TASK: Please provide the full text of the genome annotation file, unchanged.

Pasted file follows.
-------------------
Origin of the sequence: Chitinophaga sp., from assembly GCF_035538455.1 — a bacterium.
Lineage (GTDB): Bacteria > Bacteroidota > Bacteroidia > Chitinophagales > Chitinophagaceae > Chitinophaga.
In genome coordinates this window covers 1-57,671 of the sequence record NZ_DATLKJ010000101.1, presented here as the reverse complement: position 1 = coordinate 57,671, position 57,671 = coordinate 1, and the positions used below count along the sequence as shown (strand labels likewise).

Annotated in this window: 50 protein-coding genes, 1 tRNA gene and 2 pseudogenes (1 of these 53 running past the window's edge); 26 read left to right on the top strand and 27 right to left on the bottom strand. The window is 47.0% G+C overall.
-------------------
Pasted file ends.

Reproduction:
Origin of the sequence: Chitinophaga sp., from assembly GCF_035538455.1 — a bacterium.
Lineage (GTDB): Bacteria > Bacteroidota > Bacteroidia > Chitinophagales > Chitinophagaceae > Chitinophaga.
In genome coordinates this window covers 1-57,671 of the sequence record NZ_DATLKJ010000101.1, presented here as the reverse complement: position 1 = coordinate 57,671, position 57,671 = coordinate 1, and the positions used below count along the sequence as shown (strand labels likewise).

Annotated in this window: 50 protein-coding genes, 1 tRNA gene and 2 pseudogenes (1 of these 53 running past the window's edge); 26 read left to right on the top strand and 27 right to left on the bottom strand. The window is 47.0% G+C overall.